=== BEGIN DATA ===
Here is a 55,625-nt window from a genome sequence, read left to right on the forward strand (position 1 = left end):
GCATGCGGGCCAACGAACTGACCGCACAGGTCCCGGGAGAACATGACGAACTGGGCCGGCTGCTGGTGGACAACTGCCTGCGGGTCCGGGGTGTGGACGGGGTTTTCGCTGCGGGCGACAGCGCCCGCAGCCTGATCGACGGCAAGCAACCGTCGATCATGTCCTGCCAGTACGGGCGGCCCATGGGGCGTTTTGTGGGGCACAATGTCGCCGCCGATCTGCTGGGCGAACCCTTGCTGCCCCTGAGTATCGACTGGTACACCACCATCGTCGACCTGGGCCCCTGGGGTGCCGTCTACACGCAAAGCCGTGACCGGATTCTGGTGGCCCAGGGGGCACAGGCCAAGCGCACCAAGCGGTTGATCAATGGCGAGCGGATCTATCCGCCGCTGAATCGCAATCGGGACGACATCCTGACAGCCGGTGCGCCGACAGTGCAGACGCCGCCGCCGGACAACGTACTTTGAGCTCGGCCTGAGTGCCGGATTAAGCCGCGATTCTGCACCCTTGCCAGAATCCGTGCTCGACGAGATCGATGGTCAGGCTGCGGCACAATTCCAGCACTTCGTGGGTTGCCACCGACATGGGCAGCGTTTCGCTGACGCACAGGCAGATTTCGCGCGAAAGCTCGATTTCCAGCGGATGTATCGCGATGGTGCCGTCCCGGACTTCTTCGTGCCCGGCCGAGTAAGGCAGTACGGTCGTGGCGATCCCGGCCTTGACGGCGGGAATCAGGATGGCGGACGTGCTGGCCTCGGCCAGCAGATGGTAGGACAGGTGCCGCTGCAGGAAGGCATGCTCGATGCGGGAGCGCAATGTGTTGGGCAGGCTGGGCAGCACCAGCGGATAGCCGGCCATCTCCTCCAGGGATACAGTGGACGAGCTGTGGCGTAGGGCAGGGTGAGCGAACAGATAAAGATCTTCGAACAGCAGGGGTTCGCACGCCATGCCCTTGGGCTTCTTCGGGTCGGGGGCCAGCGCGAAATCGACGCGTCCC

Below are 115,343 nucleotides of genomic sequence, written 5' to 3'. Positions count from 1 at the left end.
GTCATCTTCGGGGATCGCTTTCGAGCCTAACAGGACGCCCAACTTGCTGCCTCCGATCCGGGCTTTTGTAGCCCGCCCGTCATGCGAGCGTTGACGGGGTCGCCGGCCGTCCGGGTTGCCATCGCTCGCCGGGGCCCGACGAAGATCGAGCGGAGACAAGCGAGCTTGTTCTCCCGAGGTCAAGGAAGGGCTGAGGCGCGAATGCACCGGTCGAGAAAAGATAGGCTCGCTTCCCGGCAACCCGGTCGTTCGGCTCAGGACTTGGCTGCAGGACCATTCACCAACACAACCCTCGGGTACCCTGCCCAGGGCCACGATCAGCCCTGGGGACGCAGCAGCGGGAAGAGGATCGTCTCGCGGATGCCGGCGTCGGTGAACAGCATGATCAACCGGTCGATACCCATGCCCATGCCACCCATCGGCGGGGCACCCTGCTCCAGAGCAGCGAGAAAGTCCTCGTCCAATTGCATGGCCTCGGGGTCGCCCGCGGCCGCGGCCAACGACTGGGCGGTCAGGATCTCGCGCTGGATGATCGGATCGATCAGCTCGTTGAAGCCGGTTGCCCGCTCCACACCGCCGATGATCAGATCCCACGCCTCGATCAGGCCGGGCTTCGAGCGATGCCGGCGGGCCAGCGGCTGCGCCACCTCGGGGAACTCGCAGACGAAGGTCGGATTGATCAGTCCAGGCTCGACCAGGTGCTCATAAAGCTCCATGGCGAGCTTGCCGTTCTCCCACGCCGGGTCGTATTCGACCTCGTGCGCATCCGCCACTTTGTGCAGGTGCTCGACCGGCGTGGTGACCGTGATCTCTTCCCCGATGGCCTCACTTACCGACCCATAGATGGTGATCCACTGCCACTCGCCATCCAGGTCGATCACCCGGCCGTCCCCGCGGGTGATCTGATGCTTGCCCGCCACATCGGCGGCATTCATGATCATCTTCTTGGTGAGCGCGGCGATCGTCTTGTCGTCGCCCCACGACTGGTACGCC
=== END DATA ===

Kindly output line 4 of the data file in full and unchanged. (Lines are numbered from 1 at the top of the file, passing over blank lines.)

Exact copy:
GTCATCTTCGGGGATCGCTTTCGAGCCTAACAGGACGCCCAACTTGCTGCCTCCGATCCGGGCTTTTGTAGCCCGCCCGTCATGCGAGCGTTGACGGGGTCGCCGGCCGTCCGGGTTGCCATCGCTCGCCGGGGCCCGACGAAGATCGAGCGGAGACAAGCGAGCTTGTTCTCCCGAGGTCAAGGAAGGGCTGAGGCGCGAATGCACCGGTCGAGAAAAGATAGGCTCGCTTCCCGGCAACCCGGTCGTTCGGCTCAGGACTTGGCTGCAGGACCATTCACCAACACAACCCTCGGGTACCCTGCCCAGGGCCACGATCAGCCCTGGGGACGCAGCAGCGGGAAGAGGATCGTCTCGCGGATGCCGGCGTCGGTGAACAGCATGATCAACCGGTCGATACCCATGCCCATGCCACCCATCGGCGGGGCACCCTGCTCCAGAGCAGCGAGAAAGTCCTCGTCCAATTGCATGGCCTCGGGGTCGCCCGCGGCCGCGGCCAACGACTGGGCGGTCAGGATCTCGCGCTGGATGATCGGATCGATCAGCTCGTTGAAGCCGGTTGCCCGCTCCACACCGCCGATGATCAGATCCCACGCCTCGATCAGGCCGGGCTTCGAGCGATGCCGGCGGGCCAGCGGCTGCGCCACCTCGGGGAACTCGCAGACGAAGGTCGGATTGATCAGTCCAGGCTCGACCAGGTGCTCATAAAGCTCCATGGCGAGCTTGCCGTTCTCCCACGCCGGGTCGTATTCGACCTCGTGCGCATCCGCCACTTTGTGCAGGTGCTCGACCGGCGTGGTGACCGTGATCTCTTCCCCGATGGCCTCACTTACCGACCCATAGATGGTGATCCACTGCCACTCGCCATCCAGGTCGATCACCCGGCCGTCCCCGCGGGTGATCTGATGCTTGCCCGCCACATCGGCGGCATTCATGATCATCTTCTTGGTGAGCGCGGCGATCGTCTTGTCGTCGCCCCACGACTGGTACGCC